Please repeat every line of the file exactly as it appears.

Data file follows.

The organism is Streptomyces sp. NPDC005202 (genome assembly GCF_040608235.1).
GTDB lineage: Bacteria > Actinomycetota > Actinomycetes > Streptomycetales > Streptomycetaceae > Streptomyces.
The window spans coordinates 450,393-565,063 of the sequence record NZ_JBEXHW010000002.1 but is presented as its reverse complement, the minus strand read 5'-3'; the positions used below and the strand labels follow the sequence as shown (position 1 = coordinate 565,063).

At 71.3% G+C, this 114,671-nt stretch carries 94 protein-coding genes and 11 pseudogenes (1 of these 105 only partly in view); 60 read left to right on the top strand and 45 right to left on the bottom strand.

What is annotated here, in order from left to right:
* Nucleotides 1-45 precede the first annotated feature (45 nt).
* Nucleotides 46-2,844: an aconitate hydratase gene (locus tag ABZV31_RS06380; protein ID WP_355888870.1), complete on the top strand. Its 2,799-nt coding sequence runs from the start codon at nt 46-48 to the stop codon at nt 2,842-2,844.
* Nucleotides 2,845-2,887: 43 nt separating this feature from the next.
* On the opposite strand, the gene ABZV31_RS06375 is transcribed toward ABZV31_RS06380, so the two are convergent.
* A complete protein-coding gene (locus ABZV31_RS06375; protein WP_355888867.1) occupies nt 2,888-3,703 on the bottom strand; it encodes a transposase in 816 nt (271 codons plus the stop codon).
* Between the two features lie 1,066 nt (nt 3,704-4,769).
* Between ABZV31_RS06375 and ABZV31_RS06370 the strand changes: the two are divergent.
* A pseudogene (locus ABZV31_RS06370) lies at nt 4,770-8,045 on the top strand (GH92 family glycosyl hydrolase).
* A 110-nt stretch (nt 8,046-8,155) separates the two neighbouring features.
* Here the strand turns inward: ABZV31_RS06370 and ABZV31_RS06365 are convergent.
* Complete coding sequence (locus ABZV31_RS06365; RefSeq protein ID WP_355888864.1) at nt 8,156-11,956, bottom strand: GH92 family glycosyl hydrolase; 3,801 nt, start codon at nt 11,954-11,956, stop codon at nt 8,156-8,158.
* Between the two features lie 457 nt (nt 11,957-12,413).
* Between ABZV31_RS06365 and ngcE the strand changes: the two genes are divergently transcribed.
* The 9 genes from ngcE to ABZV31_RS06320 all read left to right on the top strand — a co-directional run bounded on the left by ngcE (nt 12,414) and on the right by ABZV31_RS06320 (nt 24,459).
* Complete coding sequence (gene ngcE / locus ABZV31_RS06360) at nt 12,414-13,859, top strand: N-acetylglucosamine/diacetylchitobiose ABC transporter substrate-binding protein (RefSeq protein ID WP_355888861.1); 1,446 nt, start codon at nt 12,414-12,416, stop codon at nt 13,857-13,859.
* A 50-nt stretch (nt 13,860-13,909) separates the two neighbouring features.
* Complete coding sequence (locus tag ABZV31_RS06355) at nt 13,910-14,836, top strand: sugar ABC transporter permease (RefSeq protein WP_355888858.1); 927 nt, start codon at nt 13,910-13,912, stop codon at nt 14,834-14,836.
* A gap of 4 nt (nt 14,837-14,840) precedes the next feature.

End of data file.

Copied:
The organism is Streptomyces sp. NPDC005202 (genome assembly GCF_040608235.1).
GTDB lineage: Bacteria > Actinomycetota > Actinomycetes > Streptomycetales > Streptomycetaceae > Streptomyces.
The window spans coordinates 450,393-565,063 of the sequence record NZ_JBEXHW010000002.1 but is presented as its reverse complement, the minus strand read 5'-3'; the positions used below and the strand labels follow the sequence as shown (position 1 = coordinate 565,063).

At 71.3% G+C, this 114,671-nt stretch carries 94 protein-coding genes and 11 pseudogenes (1 of these 105 only partly in view); 60 read left to right on the top strand and 45 right to left on the bottom strand.

What is annotated here, in order from left to right:
* Nucleotides 1-45 precede the first annotated feature (45 nt).
* Nucleotides 46-2,844: an aconitate hydratase gene (locus tag ABZV31_RS06380; protein ID WP_355888870.1), complete on the top strand. Its 2,799-nt coding sequence runs from the start codon at nt 46-48 to the stop codon at nt 2,842-2,844.
* Nucleotides 2,845-2,887: 43 nt separating this feature from the next.
* On the opposite strand, the gene ABZV31_RS06375 is transcribed toward ABZV31_RS06380, so the two are convergent.
* A complete protein-coding gene (locus ABZV31_RS06375; protein WP_355888867.1) occupies nt 2,888-3,703 on the bottom strand; it encodes a transposase in 816 nt (271 codons plus the stop codon).
* Between the two features lie 1,066 nt (nt 3,704-4,769).
* Between ABZV31_RS06375 and ABZV31_RS06370 the strand changes: the two are divergent.
* A pseudogene (locus ABZV31_RS06370) lies at nt 4,770-8,045 on the top strand (GH92 family glycosyl hydrolase).
* A 110-nt stretch (nt 8,046-8,155) separates the two neighbouring features.
* Here the strand turns inward: ABZV31_RS06370 and ABZV31_RS06365 are convergent.
* Complete coding sequence (locus ABZV31_RS06365; RefSeq protein ID WP_355888864.1) at nt 8,156-11,956, bottom strand: GH92 family glycosyl hydrolase; 3,801 nt, start codon at nt 11,954-11,956, stop codon at nt 8,156-8,158.
* Between the two features lie 457 nt (nt 11,957-12,413).
* Between ABZV31_RS06365 and ngcE the strand changes: the two genes are divergently transcribed.
* The 9 genes from ngcE to ABZV31_RS06320 all read left to right on the top strand — a co-directional run bounded on the left by ngcE (nt 12,414) and on the right by ABZV31_RS06320 (nt 24,459).
* Complete coding sequence (gene ngcE / locus ABZV31_RS06360) at nt 12,414-13,859, top strand: N-acetylglucosamine/diacetylchitobiose ABC transporter substrate-binding protein (RefSeq protein ID WP_355888861.1); 1,446 nt, start codon at nt 12,414-12,416, stop codon at nt 13,857-13,859.
* A 50-nt stretch (nt 13,860-13,909) separates the two neighbouring features.
* Complete coding sequence (locus tag ABZV31_RS06355) at nt 13,910-14,836, top strand: sugar ABC transporter permease (RefSeq protein WP_355888858.1); 927 nt, start codon at nt 13,910-13,912, stop codon at nt 14,834-14,836.
* A gap of 4 nt (nt 14,837-14,840) precedes the next feature.